On Wednesday, the White House announced that due to this additional funding, the U.S. "will be able to keep providing Ukraine with more of the weapons that they are using so effectively to repel Russian attacks." Specifically, the military portion of the massive $40 billion figure will fund "new capabilities and advanced weaponry," including four advanced guided-rocket systems equipped for a 48-mile range.
Around the same time, Ukrainian President — and newfound liberal internationalist icon — Volodymyr Zelensky has dug in his heels. Speaking in Davos, Switzerland, at the World Economic Forum, famed foreign policy realist and former U.S. Secretary of State Henry Kissinger suggested that Zelensky should countenance minor territorial concessions in order to more expeditiously end Russia's war of aggression. Specifically, Kissinger suggested a "return to the status quo ante," translating to de facto Russian control over the Crimean peninsula and Ukraine's two easternmost subregions, Luhansk and Donetsk (which collectively comprise the Donbas).
Zelensky, whose Ukrainian forebears were deeply complicit in the Nazi massacre at Babi Yar, had the temerity to lecture Kissinger, a Jew whose family fled Nazi Germany in the 1930s, about World War II. Zelensky invoked former British Prime Minister Neville Chamberlain's infamous "peace for our time" cession of the Sudetenland in the Munich Agreement of September 1938, scolding Kissinger: "It seems that Mr. Kissinger's calendar is not 2022, but 1938, and he thought he was talking to an audience not in Davos, but in Munich of that time."
Zelensky has every right to say, and do, what he feels is in his country's best interests. Indeed, he should be doing exactly that. But the confluence of this massive U.S. aid package — like so much else in Washington, compiled in rushed fashion and outside the normal appropriation process — and Zelensky's continued defiance raises an obvious question: Is no-questions-asked, no-strings-attached and possibly indefinite funding for Zelensky's effort to repel Russian forces from Crimea and the Donbas in America's best interest? (There remains scattered fighting outside those areas, but the fighting is now concentrated there.)
The answer is no.
That is not to say anyone should be actively rooting for Russia and its thuggish president, Vladimir Putin. On the contrary, I have maintained since day one of the present contretemps that it would be best for the U.S. national interest if Ukraine remains a truly independent buffer zone and does not suffer the fate of its northerly neighbor Belarus, which is only nominally independent and exists as a Russian satrapy.
At the same time, other hard realities beckon. One of those realities is the obvious truth that the U.S. national interest — and the world's interest, for that matter — is best served by the end of any major war, let alone one that includes a nuclear power as a combatant. A second reality is that Russia retreated from Kyiv and its surrounding area last month and, contra Zelensky's table-pounding, it is simply not of tremendous importance to the American national interest whether Crimea and the Donbas fall under Ukrainian or Russian territorial jurisdiction. A third and related reality, which partially explains that relative lack of American concern, is that Putin, as awful as he is, is not Adolf Hitler.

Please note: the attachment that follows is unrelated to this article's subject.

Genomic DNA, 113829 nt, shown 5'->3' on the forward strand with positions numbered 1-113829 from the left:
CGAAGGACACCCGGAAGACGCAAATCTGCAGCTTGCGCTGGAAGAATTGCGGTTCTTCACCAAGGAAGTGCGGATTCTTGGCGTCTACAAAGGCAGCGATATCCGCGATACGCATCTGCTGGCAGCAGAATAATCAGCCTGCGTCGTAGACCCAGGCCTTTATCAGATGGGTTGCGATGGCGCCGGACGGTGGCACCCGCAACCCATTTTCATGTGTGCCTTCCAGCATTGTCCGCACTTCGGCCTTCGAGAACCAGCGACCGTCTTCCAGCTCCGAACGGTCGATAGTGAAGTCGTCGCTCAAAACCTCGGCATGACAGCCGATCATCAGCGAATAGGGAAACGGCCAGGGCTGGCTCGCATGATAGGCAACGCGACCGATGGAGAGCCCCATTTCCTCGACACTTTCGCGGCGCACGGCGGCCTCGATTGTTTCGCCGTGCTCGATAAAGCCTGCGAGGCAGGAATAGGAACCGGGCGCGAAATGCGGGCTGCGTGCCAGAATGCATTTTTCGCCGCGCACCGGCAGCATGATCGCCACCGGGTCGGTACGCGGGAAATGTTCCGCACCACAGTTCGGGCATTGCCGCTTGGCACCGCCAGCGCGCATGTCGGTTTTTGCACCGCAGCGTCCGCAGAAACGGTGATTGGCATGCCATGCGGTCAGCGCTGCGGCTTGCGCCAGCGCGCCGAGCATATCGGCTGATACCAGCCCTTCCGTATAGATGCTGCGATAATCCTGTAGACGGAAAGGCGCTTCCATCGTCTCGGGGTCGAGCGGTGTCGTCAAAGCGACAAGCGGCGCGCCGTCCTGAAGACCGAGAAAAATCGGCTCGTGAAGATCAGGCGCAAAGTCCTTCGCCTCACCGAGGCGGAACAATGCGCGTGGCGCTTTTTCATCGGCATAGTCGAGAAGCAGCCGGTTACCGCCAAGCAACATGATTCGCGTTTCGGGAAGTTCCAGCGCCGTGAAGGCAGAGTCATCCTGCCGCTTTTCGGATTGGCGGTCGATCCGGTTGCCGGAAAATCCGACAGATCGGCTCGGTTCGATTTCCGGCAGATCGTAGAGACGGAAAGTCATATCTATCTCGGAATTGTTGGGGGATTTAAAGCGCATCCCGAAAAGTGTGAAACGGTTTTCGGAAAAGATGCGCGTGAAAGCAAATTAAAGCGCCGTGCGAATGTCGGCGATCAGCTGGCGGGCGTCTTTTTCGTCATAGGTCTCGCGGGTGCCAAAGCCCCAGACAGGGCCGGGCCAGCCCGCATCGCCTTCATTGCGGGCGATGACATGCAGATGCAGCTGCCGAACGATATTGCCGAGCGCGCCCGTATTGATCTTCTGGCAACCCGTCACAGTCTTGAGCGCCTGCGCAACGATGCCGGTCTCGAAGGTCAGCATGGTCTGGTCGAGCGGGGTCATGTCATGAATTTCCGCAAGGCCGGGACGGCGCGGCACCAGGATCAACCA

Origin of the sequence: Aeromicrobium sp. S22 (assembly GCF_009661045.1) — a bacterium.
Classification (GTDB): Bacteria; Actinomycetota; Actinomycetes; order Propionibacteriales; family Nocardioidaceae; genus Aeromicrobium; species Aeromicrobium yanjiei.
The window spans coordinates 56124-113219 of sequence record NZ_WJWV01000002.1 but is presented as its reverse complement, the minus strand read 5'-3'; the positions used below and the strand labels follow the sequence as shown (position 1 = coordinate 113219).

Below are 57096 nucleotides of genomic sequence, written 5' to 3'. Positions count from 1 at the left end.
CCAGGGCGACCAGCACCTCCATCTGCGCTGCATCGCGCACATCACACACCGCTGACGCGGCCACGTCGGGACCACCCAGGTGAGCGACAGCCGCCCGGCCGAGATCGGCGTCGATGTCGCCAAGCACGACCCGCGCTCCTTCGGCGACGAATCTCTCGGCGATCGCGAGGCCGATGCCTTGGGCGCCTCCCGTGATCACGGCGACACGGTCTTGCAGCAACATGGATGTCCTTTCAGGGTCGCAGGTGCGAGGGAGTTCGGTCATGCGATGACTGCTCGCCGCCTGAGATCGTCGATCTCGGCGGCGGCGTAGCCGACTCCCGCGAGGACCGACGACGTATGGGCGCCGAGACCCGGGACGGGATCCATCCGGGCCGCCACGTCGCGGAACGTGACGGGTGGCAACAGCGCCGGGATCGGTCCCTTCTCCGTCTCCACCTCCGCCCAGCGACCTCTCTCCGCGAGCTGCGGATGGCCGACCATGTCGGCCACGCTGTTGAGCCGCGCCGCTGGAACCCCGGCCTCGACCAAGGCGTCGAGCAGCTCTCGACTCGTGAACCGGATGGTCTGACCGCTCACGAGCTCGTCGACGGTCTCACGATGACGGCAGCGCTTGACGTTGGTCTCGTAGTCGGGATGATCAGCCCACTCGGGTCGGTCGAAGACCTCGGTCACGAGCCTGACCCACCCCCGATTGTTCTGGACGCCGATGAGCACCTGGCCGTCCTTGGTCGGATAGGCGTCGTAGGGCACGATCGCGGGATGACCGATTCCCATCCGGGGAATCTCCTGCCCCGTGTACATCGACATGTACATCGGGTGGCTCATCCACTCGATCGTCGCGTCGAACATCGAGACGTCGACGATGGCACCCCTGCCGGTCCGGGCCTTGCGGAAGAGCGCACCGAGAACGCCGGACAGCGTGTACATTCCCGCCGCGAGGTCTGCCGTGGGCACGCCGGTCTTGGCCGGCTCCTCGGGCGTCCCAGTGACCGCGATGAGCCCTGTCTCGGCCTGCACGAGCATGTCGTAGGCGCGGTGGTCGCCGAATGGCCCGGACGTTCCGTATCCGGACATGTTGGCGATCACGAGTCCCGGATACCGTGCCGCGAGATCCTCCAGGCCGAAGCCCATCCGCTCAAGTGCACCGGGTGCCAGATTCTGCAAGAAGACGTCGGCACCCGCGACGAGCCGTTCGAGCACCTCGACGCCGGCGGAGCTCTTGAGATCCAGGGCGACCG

Zelensky is thus offering a facile analogy: The situation in eastern Ukraine in June 2022 is not comparable to the perilous pre-World War II situation in Europe. Russia in the year 2022 is a hostile actor that routinely allies with American geopolitical foes, such as China and Iran, but it is not a Nazi-style imperialist hegemon seeking to subjugate an entire continent under its totalitarian and genocidal rule. Russia has the world's 11th-largest GDP and is largely dependent on exports from its now-heavily sanctioned oil and natural gas industry; indeed, its economy could contract by as much as 10% this year, according to a Bloomberg survey published Tuesday. The fact that Putin largely abandoned his quest to conquer Kyiv last month, instead focusing on coastal enclaves such as Mariupol, is a symptom of the fact Russia is operating with limited economic and political capital.
Given that increasingly limited capital and the fact Kyiv is secure for the time being and Ukraine has thus avoided a Belarusian-style fate, the question is whether the U.S. taxpayer ought to remain on the continual hook for arming Zelensky — to the extent the American money will even find its way to him, amidst the corrupt cesspool that is Ukraine's bureaucracy. Instead, the U.S. ought to be utilizing its unique geopolitical role to urge Zelensky to be more pliable at the negotiating table — or at a minimum, conditioning America's future "emergency" aid upon Zelensky doing so. The alternative is to risk the American taxpayer being on the indefinite hook for feeding a war machine against a revanchist and nuclear-armed Russia — all to contest breakaway regions where there are myriad ethnic Russians with more loyalty to Moscow than to Kyiv.
Westerners typically prefer cleanly drawn maps, but there still remain many geographically contested areas: The West Bank, Jammu and Kashmir, Northern Cyprus and the Western Sahara all come to mind. As long as Ukraine remains independent and evades Belarus' fate, there is no reason to object to the similar contestation of ethnically mixed geographic extremities such as Crimea and the Donbas.
Zelensky, alas, disagrees. As evidenced by his chutzpah in swatting down Kissinger, he has become inebriated with the outpouring of support from liberal internationalists the world over. Accordingly, it would now be prudent to check Zelensky's ego and rein him in a bit.